Haverhill Schools Chart A Path Forward in Attempt to Block Future Cyberattacks

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Password policy changes, employee training, automatic upgrades of firewall and anti-ransomware programs and frequent back-ups.

These are some of the ways Haverhill school department is strengthening its computer systems to avert another cyberattack as happened last April. Douglas Russell, director of technology for the schools gave the School Committee a rundown of the procedures they have taken.

“Once the cyberattack happened, we immediately went into a mode of removing devices and taking information away, to make sure that it wasn’t going to continue in our network. We started to recover all of our systems that were infected so that we could get the network back up and running,” he explained.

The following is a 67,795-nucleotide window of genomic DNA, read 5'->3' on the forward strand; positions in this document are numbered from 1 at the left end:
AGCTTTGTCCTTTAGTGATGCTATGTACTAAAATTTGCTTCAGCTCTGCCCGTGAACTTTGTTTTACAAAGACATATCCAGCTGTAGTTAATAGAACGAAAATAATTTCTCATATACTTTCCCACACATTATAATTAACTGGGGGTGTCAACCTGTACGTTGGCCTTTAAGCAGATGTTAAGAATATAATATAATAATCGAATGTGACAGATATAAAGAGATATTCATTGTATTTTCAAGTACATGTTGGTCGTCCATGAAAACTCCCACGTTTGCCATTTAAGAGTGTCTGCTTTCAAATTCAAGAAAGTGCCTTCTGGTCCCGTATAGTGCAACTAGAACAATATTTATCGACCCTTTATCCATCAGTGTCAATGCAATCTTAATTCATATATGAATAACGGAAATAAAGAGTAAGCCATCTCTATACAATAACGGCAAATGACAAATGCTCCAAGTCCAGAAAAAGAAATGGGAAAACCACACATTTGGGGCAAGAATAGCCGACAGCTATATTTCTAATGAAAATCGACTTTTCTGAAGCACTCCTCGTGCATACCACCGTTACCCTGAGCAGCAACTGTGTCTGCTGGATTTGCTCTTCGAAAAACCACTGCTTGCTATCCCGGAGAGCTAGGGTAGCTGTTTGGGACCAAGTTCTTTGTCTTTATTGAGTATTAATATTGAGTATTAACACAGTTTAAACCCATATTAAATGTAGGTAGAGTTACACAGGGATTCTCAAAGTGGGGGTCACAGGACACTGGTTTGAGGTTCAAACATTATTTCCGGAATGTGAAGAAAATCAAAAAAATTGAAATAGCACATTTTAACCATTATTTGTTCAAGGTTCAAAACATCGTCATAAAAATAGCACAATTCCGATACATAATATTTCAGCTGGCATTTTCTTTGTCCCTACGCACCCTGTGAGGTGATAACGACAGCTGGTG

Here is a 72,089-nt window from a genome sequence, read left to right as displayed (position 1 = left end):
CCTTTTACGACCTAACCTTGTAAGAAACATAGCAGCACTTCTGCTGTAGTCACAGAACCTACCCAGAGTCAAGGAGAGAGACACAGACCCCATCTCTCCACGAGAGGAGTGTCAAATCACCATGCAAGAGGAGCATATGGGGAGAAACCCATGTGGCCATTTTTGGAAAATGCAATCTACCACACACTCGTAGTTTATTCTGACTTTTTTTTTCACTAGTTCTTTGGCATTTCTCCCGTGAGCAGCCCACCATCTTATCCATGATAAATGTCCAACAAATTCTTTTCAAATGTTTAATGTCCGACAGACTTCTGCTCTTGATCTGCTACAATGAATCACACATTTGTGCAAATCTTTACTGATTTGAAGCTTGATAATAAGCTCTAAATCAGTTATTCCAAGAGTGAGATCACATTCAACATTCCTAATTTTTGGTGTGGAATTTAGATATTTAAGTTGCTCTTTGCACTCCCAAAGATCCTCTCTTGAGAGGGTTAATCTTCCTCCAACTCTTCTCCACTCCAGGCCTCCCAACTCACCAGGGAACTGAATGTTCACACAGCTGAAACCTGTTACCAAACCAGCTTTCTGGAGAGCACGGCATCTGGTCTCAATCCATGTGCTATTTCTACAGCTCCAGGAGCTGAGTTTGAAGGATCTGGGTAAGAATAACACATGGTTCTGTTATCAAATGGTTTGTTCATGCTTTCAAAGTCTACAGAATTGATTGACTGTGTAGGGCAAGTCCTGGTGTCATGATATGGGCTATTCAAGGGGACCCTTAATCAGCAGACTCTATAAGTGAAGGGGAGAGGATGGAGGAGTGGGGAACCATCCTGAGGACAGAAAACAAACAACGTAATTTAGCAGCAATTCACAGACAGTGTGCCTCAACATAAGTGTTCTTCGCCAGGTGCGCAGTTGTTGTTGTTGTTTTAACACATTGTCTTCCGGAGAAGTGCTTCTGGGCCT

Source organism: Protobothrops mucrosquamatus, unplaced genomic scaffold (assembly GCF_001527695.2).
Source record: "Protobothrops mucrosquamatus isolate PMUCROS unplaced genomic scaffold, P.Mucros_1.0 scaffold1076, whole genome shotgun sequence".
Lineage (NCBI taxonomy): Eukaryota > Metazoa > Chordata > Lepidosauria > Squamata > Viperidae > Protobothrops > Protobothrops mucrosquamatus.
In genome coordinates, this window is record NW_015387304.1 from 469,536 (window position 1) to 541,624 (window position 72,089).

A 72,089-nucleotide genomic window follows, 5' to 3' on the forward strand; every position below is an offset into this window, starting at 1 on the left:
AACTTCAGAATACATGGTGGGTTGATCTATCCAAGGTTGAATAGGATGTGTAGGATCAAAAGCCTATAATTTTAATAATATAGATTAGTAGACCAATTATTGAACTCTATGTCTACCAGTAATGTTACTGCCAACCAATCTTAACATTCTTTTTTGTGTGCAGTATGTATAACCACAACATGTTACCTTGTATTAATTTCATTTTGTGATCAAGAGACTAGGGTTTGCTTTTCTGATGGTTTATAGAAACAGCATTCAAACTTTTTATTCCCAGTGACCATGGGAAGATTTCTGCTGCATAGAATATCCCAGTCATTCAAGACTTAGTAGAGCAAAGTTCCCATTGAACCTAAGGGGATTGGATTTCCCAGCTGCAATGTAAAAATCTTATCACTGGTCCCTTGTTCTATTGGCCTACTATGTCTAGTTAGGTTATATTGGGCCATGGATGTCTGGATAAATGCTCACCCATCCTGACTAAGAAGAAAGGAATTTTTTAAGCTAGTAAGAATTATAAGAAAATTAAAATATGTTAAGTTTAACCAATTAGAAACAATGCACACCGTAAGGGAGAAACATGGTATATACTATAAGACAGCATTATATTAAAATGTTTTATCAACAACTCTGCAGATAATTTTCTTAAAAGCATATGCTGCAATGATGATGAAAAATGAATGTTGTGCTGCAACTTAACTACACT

Russell said the process, which took about two weeks, also determined who had information compromised in the attack and what that information consisted of. He said about 140 computers were compromised by the attack, affecting 277 people. Haverhill school Superintendent Margaret Marotta told the Committee earlier that student records were breached and those affected are being contacted.

Russell said staff began working with other cybersecurity agencies performing a deep dive into the network to find ways to keep a similar attack from happening again.

“The very first thing we did, we upgraded our server system in the network and we added redundancy to our backups. Along with that, we’ve restructured the team and, now, we have groups of people who understand the different systems. We’ve updated our password policy. We’ve made people change their password and we’re making them cycle their passwords every couple of months. We’ve upgraded our ransomware and anti-virus system,” he said.

Russell said his team is now performing quarterly audits, looking for possible vulnerabilities. He added they are also performing information backups on a much more frequent basis, ranging from every 30 seconds to every two hours.

While Russell admits cybersecurity is an ongoing threat and no system is ever totally safe, he said he believes these steps will help keep the system safe from future attacks.

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